Corps agrees ‘in writing’ to leave Southside Fitzgerald site alone for dredging plan

May 3, 2019

WABASHA — As part of their ongoing work to develop a new dredge material management plan for Lower Pool 4, officials of the St. Paul District of the Army Corps of Engineers have agreed to some key concessions with the city of Wabasha.

“The Corps plans to not use Southside Fitzgerald and the ag land that’s unacceptable to us,” said Wabasha City Administrator Chad Springer, referring to farm land that runs behind River Drive South and the Drysdale Farm near Kellogg. While the Corps has several times stated these intentions verbally, Springer added, “We got that in writing, and that’s huge for us.”

“The Corps’ current plan eliminates the need to use the Southside Fitzgerald location near River Drive, an area identified within the city for its close proximity to the river, as well as previously identified agricultural lands,” Corps officials wrote in a statement about ongoing work with the city to develop a new dredge material management plan.

In May 2017, Corps officials sent out a draft of a 40-year plan for handling the dredge material — sand and silt removed from the bottom of the river to keep a 9-foot-deep navigation channel of the Mississippi River open for barge traffic. That plan was met with stern opposition from landowners whose property the Corps targeted, and from the city of Wabasha.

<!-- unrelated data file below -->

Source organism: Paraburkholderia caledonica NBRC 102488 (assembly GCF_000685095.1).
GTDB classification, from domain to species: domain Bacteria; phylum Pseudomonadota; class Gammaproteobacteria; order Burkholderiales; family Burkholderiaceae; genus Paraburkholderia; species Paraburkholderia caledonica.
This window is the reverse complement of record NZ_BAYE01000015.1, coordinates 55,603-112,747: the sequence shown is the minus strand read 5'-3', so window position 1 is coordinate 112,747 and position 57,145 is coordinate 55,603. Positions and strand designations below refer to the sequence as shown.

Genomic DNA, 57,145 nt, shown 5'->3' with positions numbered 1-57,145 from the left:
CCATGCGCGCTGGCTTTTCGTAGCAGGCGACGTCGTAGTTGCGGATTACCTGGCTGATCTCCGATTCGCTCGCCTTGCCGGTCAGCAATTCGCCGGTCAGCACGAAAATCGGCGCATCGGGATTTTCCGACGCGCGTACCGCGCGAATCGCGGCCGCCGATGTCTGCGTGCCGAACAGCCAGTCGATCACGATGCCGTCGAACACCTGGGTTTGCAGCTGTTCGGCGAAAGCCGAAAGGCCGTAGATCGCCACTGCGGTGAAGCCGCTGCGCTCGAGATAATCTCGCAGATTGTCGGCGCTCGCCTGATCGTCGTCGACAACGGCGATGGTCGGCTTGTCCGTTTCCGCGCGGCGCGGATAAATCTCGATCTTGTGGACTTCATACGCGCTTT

Each year, the Corps removes about 270,000 cubic yards of dredge material from Lower Pool 4, the area from where the Chippewa River runs into the Mississippi River down to Lock and Dam No. 4. Over 40 years, that amounts to roughly 10.7 million cubic yards.

Corps officials state their new planning efforts are focusing on working with the city as an active partner in removal and permanent storage of dredge material. Part of this effort includes looking for willing sellers of land that can be turned into dredge material storage sites.

“The Corps is actively seeking willing sellers in the areas between Wabasha and Winona,” Corps officials said.

Springer said a big part of the city’s plan is to develop a port facility where dredge material is moved from the river to be transported to permanent sites or for beneficial projects.

“If our port gets built, it’ll be because of a dredge material management plan to utilize that port,” Springer said. “If we have a port, we can manage it, we can regulate it and we can enforce it.”

“We are very optimistic that the new plan will be a win-win for the community and the Corps of Engineers,” said Bob Edstrom, project manager with the Corps. “It will just take a little longer to ensure it’s the right plan for everyone involved.”

How long is unknown. Springer said any “hard and fast deadlines” are probably not going to be met, though he believes a new dredge material management plan won’t take more than a couple of years at most.

“We are very pleased with the level of collaboration that the Corps has shown in working with the city on this issue,” said Wabasha Mayor Emily Durand. “Together, the city and the Corps have put significant time and effort into finding reasonable alternatives that meet the city’s goals.”